It's all about the samples. The more you sample, the more you learn, and the more you learn, the more you enjoy the wine and want to stay in the wine business, to learn more about even better wines, and be better able to appreciate more samples. It's wonderfully circular.
I've been able to try close to ten new and, for me, somewhat high end wines in just over a month; one was five years old and one was ten, and that's unusual, too. Most wines on the grocery store or liquor store shelf are, of course, fresh from the bottler, and meant to be drunk up right away. So, what adds to the beauty and interest of all those samples is that not only is there always something a wholesale distributor wants you to carry in the store, maybe two or three things for you to try, but there's always some aging thing tucked away in the back room, purchased, buried and forgotten until inventory time, when everything is dusted off and counted again. Why look! A Benziger cabernet from 1998 -- we sold all the rest, it's probably past its prime, but try it -- and here's a Napa Cellars '05, that should be just about right. And then Wholesaler X is asking us to try these, here's a pinot noir, another cabernet, here's two chardonnays -- one's in a new "green friendly" lightweight bottle -- and here's a prosecco. Brand new. Let me know what you think.
I'd be glad to. I don't know of too many other businesses in which this kind of homework features so routinely and pleasantly. Maybe if you work at a bakery or florist's shop, you carry home the excess. But, after a certain point, how much more is there to learn about a doughnut or a carnation? Wine is different.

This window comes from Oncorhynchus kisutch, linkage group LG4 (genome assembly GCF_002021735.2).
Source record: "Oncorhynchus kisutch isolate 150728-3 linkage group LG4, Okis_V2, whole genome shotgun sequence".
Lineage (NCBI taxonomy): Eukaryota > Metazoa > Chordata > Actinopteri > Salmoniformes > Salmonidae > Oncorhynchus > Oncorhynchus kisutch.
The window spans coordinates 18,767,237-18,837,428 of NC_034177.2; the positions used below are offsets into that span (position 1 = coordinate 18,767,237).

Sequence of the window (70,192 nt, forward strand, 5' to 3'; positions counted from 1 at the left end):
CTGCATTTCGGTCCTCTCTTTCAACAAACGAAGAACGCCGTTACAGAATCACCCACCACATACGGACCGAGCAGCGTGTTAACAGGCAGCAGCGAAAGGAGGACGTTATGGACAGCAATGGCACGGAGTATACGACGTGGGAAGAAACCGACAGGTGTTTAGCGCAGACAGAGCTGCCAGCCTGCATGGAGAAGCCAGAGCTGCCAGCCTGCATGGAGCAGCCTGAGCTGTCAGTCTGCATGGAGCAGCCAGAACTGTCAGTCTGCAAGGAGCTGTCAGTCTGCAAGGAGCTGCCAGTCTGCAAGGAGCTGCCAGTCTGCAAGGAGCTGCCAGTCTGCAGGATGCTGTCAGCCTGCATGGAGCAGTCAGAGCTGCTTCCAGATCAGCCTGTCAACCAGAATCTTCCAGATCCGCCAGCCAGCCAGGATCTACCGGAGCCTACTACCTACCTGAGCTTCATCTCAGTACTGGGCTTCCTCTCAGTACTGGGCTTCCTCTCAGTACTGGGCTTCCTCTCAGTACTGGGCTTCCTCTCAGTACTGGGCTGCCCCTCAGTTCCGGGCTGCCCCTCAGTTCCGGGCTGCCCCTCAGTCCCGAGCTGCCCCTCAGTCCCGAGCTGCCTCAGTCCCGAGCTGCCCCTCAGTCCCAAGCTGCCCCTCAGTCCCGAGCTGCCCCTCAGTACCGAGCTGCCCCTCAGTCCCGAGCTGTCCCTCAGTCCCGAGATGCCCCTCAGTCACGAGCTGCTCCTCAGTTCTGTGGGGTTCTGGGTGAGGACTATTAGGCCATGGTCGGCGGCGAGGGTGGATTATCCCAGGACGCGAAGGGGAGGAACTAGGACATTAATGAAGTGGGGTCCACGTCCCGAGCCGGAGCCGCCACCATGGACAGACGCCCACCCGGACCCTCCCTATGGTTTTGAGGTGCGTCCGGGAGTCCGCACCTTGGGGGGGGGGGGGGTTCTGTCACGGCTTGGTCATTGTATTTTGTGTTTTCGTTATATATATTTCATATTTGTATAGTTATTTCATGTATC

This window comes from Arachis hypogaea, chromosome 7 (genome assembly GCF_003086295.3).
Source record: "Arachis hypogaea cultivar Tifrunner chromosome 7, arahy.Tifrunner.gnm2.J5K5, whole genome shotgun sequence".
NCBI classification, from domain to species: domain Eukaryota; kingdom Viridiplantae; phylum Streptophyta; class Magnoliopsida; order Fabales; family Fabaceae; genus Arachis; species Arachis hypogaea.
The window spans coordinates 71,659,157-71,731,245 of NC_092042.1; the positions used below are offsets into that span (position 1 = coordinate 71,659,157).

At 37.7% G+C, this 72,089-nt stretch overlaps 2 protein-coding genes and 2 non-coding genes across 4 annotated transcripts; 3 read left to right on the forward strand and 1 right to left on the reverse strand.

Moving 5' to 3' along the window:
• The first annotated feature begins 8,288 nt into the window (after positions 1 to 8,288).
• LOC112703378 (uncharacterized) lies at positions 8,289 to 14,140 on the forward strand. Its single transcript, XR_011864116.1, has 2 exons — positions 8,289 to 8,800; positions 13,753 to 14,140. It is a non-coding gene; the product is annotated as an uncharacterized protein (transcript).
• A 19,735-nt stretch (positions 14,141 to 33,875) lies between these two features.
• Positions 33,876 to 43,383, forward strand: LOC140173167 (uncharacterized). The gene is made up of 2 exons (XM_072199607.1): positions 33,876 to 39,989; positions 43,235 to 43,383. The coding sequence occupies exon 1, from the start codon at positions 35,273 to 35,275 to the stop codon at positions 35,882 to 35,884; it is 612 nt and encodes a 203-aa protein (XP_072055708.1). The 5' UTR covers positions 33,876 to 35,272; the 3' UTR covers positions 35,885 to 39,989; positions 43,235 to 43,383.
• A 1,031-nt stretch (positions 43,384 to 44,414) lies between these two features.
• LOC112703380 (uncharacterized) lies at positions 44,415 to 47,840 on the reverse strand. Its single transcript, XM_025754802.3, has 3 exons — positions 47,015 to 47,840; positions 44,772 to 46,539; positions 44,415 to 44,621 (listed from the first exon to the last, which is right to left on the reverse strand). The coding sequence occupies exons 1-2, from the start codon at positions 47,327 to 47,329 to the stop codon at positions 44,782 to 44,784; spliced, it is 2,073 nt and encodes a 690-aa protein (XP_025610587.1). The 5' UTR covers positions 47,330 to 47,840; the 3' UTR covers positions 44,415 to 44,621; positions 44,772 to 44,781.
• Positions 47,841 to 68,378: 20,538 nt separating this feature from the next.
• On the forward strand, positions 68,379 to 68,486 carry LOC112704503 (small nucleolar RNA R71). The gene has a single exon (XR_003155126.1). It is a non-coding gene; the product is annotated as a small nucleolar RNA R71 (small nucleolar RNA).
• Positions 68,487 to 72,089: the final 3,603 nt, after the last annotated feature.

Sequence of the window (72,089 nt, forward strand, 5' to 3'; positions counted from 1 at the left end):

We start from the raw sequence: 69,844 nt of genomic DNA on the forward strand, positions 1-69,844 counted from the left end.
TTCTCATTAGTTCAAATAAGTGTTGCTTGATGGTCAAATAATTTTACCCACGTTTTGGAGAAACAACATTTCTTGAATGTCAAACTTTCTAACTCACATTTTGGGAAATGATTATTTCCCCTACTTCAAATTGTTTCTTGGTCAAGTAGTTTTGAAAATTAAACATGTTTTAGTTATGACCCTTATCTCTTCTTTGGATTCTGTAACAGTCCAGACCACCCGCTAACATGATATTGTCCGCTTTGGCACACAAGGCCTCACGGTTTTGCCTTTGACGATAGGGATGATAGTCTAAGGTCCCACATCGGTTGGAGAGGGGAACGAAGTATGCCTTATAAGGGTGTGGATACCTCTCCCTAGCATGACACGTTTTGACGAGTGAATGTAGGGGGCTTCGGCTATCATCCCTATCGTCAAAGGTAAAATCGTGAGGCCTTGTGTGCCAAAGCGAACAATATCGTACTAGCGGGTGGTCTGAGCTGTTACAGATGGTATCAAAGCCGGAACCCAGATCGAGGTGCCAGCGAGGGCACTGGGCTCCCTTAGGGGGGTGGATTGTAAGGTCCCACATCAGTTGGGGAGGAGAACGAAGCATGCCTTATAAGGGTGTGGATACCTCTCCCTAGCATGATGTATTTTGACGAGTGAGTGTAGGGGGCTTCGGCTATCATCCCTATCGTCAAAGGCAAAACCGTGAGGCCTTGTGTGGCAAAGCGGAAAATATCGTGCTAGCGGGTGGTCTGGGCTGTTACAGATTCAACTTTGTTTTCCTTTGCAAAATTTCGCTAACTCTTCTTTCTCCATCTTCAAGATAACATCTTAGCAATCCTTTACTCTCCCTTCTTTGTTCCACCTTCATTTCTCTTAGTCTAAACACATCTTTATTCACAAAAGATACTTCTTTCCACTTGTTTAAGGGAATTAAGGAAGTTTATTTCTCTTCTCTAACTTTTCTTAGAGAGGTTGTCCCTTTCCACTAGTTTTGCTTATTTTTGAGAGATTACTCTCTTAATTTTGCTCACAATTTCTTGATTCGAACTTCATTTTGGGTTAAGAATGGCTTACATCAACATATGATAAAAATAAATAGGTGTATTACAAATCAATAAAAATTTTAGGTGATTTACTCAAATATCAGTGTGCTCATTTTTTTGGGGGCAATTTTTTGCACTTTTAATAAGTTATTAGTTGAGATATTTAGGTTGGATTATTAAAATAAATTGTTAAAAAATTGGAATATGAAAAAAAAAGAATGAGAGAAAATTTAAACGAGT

And the prosecco was absolutely delicious. LaMarca was the brand, an extra dry sparkling wine from Italy. It was my first experience of actually enjoying a very dry wine. I begin to "get it." Funnily, though, it seemed to lose all its lively fruit flavor within just a few hours of the bottle being opened; so I announced this very same puzzlement and complaint on Facebook, and I got an answer right away, but I'm sorry to admit I forget who the answer came from. It was either the nice people at Snooth or the nice people at Local Wine Events (I'm a fan of both). Whoever it was explained that proseccos are very delicately flavored to begin with, and since most of our sense of "taste" comes from the aromatics we smell, any bubbly wine tends to lose those aromatics quickly as its own bubbles effervesce them away. Ah so.
Which means, of course, I'm going to need more samples.
P.S. A little more on spotting an "authentic" prosecco, from Blog au vin.